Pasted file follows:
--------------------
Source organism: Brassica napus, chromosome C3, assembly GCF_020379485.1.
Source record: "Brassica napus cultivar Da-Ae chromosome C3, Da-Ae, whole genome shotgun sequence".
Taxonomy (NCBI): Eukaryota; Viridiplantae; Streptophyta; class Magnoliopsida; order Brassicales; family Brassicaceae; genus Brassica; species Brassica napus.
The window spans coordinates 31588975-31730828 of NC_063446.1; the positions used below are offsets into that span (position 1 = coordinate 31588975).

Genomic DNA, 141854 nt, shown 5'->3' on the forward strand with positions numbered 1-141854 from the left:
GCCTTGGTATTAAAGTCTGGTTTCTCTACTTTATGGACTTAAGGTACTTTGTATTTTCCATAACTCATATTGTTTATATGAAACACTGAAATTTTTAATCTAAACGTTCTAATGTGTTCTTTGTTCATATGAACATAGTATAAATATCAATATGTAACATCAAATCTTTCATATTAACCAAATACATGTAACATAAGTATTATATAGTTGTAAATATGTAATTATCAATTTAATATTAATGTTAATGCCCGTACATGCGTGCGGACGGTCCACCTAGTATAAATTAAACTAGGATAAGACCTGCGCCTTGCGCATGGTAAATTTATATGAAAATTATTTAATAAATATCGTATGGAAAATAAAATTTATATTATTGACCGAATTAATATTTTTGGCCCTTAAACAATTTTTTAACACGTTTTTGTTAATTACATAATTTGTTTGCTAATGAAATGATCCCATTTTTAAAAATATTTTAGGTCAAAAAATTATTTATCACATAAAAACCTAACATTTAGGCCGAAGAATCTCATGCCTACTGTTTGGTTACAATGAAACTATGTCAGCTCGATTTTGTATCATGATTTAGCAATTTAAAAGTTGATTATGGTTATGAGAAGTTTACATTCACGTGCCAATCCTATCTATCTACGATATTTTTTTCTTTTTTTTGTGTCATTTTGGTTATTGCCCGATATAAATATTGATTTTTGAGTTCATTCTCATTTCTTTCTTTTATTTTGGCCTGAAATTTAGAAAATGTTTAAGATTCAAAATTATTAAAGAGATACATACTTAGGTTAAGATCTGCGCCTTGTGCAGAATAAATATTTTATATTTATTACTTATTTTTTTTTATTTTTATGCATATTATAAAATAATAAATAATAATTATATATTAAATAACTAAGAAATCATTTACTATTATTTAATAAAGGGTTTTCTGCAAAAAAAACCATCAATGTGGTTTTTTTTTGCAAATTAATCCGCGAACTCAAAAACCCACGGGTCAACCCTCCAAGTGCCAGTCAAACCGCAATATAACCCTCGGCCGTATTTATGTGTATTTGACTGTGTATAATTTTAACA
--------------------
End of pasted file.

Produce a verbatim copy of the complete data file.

Source organism: Brassica napus, chromosome C3, assembly GCF_020379485.1.
Source record: "Brassica napus cultivar Da-Ae chromosome C3, Da-Ae, whole genome shotgun sequence".
Taxonomy (NCBI): Eukaryota; Viridiplantae; Streptophyta; class Magnoliopsida; order Brassicales; family Brassicaceae; genus Brassica; species Brassica napus.
The window spans coordinates 31588975-31730828 of NC_063446.1; the positions used below are offsets into that span (position 1 = coordinate 31588975).

Genomic DNA, 141854 nt, shown 5'->3' on the forward strand with positions numbered 1-141854 from the left:
GCCTTGGTATTAAAGTCTGGTTTCTCTACTTTATGGACTTAAGGTACTTTGTATTTTCCATAACTCATATTGTTTATATGAAACACTGAAATTTTTAATCTAAACGTTCTAATGTGTTCTTTGTTCATATGAACATAGTATAAATATCAATATGTAACATCAAATCTTTCATATTAACCAAATACATGTAACATAAGTATTATATAGTTGTAAATATGTAATTATCAATTTAATATTAATGTTAATGCCCGTACATGCGTGCGGACGGTCCACCTAGTATAAATTAAACTAGGATAAGACCTGCGCCTTGCGCATGGTAAATTTATATGAAAATTATTTAATAAATATCGTATGGAAAATAAAATTTATATTATTGACCGAATTAATATTTTTGGCCCTTAAACAATTTTTTAACACGTTTTTGTTAATTACATAATTTGTTTGCTAATGAAATGATCCCATTTTTAAAAATATTTTAGGTCAAAAAATTATTTATCACATAAAAACCTAACATTTAGGCCGAAGAATCTCATGCCTACTGTTTGGTTACAATGAAACTATGTCAGCTCGATTTTGTATCATGATTTAGCAATTTAAAAGTTGATTATGGTTATGAGAAGTTTACATTCACGTGCCAATCCTATCTATCTACGATATTTTTTTCTTTTTTTTGTGTCATTTTGGTTATTGCCCGATATAAATATTGATTTTTGAGTTCATTCTCATTTCTTTCTTTTATTTTGGCCTGAAATTTAGAAAATGTTTAAGATTCAAAATTATTAAAGAGATACATACTTAGGTTAAGATCTGCGCCTTGTGCAGAATAAATATTTTATATTTATTACTTATTTTTTTTTATTTTTATGCATATTATAAAATAATAAATAATAATTATATATTAAATAACTAAGAAATCATTTACTATTATTTAATAAAGGGTTTTCTGCAAAAAAAACCATCAATGTGGTTTTTTTTTGCAAATTAATCCGCGAACTCAAAAACCCACGGGTCAACCCTCCAAGTGCCAGTCAAACCGCAATATAACCCTCGGCCGTATTTATGTGTATTTGACTGTGTATAATTTTAACA